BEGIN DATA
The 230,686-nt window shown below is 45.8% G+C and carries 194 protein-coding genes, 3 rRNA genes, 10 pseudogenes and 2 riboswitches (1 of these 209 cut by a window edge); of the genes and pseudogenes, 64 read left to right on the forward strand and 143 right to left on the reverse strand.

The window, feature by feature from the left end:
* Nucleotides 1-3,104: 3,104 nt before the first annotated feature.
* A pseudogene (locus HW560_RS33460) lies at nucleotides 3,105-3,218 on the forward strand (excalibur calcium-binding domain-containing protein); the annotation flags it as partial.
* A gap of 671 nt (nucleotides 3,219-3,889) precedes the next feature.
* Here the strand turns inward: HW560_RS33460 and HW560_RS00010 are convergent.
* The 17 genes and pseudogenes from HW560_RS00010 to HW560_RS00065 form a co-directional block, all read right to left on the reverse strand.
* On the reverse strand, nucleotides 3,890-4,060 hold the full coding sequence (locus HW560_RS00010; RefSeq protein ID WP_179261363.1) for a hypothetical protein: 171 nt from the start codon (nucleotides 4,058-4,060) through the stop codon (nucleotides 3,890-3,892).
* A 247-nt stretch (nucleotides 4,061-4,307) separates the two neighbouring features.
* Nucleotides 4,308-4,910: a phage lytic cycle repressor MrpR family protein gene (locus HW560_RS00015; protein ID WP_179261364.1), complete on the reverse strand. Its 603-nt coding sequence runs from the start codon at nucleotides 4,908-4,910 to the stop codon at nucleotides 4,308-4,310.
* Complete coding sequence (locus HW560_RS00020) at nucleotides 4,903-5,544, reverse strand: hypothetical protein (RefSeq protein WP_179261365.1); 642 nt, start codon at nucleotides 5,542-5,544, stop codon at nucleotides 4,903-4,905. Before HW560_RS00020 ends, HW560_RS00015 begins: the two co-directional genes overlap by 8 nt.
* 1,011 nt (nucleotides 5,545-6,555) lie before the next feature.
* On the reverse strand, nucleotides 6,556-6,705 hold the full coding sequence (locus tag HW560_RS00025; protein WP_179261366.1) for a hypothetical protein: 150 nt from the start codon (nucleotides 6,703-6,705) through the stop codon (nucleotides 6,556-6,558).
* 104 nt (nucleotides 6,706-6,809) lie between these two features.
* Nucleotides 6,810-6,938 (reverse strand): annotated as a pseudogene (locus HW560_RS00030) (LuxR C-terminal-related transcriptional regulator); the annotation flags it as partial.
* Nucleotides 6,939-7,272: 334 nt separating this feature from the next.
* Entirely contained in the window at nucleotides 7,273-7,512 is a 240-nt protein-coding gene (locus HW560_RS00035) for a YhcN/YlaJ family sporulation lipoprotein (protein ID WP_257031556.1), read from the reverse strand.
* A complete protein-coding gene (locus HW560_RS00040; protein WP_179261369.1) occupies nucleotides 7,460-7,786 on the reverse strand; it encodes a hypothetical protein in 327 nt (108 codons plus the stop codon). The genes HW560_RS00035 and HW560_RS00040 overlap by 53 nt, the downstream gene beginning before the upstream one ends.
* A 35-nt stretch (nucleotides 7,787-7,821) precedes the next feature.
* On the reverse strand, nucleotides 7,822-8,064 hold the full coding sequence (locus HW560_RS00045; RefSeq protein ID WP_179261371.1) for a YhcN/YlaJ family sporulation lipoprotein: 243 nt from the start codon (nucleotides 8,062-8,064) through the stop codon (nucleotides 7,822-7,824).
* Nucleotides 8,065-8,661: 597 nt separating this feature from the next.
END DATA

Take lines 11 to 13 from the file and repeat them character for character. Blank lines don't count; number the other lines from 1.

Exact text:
* Complete coding sequence (locus HW560_RS00020) at nucleotides 4,903-5,544, reverse strand: hypothetical protein (RefSeq protein WP_179261365.1); 642 nt, start codon at nucleotides 5,542-5,544, stop codon at nucleotides 4,903-4,905. Before HW560_RS00020 ends, HW560_RS00015 begins: the two co-directional genes overlap by 8 nt.
* 1,011 nt (nucleotides 5,545-6,555) lie before the next feature.
* On the reverse strand, nucleotides 6,556-6,705 hold the full coding sequence (locus tag HW560_RS00025; protein WP_179261366.1) for a hypothetical protein: 150 nt from the start codon (nucleotides 6,703-6,705) through the stop codon (nucleotides 6,556-6,558).